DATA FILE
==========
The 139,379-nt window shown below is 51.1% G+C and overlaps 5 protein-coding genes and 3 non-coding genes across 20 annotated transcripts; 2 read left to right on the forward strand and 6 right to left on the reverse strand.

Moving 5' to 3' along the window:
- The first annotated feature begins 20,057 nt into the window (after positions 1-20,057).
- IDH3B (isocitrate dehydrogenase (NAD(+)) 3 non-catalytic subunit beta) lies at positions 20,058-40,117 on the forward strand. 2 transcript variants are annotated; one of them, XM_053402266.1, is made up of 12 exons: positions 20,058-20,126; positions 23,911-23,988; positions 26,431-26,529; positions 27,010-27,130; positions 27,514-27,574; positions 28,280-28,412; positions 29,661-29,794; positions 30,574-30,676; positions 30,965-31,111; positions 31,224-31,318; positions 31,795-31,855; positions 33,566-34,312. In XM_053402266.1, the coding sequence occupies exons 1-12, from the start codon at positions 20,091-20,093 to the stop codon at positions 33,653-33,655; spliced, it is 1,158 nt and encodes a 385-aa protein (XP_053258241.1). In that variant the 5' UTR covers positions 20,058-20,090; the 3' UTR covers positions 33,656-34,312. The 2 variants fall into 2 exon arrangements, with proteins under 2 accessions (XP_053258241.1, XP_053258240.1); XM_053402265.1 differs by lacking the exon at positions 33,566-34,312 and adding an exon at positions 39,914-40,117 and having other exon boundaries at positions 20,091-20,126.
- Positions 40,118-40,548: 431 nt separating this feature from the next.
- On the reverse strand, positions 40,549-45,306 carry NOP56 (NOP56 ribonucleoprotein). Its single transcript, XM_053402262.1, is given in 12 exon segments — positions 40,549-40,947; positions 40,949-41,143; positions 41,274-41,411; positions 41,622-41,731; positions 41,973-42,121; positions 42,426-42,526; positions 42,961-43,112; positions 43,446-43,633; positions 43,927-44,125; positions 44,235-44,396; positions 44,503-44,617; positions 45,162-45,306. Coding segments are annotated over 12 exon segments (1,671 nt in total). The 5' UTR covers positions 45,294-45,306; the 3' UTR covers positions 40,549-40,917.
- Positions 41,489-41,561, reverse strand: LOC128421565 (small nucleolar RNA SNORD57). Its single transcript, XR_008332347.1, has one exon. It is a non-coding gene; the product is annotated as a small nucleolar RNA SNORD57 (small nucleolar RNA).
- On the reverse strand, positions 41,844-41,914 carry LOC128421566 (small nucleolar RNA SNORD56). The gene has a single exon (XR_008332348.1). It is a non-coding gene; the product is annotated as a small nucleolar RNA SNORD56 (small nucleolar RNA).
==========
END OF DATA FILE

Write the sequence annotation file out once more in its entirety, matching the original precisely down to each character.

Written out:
The 139,379-nt window shown below is 51.1% G+C and overlaps 5 protein-coding genes and 3 non-coding genes across 20 annotated transcripts; 2 read left to right on the forward strand and 6 right to left on the reverse strand.

Moving 5' to 3' along the window:
- The first annotated feature begins 20,057 nt into the window (after positions 1-20,057).
- IDH3B (isocitrate dehydrogenase (NAD(+)) 3 non-catalytic subunit beta) lies at positions 20,058-40,117 on the forward strand. 2 transcript variants are annotated; one of them, XM_053402266.1, is made up of 12 exons: positions 20,058-20,126; positions 23,911-23,988; positions 26,431-26,529; positions 27,010-27,130; positions 27,514-27,574; positions 28,280-28,412; positions 29,661-29,794; positions 30,574-30,676; positions 30,965-31,111; positions 31,224-31,318; positions 31,795-31,855; positions 33,566-34,312. In XM_053402266.1, the coding sequence occupies exons 1-12, from the start codon at positions 20,091-20,093 to the stop codon at positions 33,653-33,655; spliced, it is 1,158 nt and encodes a 385-aa protein (XP_053258241.1). In that variant the 5' UTR covers positions 20,058-20,090; the 3' UTR covers positions 33,656-34,312. The 2 variants fall into 2 exon arrangements, with proteins under 2 accessions (XP_053258241.1, XP_053258240.1); XM_053402265.1 differs by lacking the exon at positions 33,566-34,312 and adding an exon at positions 39,914-40,117 and having other exon boundaries at positions 20,091-20,126.
- Positions 40,118-40,548: 431 nt separating this feature from the next.
- On the reverse strand, positions 40,549-45,306 carry NOP56 (NOP56 ribonucleoprotein). Its single transcript, XM_053402262.1, is given in 12 exon segments — positions 40,549-40,947; positions 40,949-41,143; positions 41,274-41,411; positions 41,622-41,731; positions 41,973-42,121; positions 42,426-42,526; positions 42,961-43,112; positions 43,446-43,633; positions 43,927-44,125; positions 44,235-44,396; positions 44,503-44,617; positions 45,162-45,306. Coding segments are annotated over 12 exon segments (1,671 nt in total). The 5' UTR covers positions 45,294-45,306; the 3' UTR covers positions 40,549-40,917.
- Positions 41,489-41,561, reverse strand: LOC128421565 (small nucleolar RNA SNORD57). Its single transcript, XR_008332347.1, has one exon. It is a non-coding gene; the product is annotated as a small nucleolar RNA SNORD57 (small nucleolar RNA).
- On the reverse strand, positions 41,844-41,914 carry LOC128421566 (small nucleolar RNA SNORD56). The gene has a single exon (XR_008332348.1). It is a non-coding gene; the product is annotated as a small nucleolar RNA SNORD56 (small nucleolar RNA).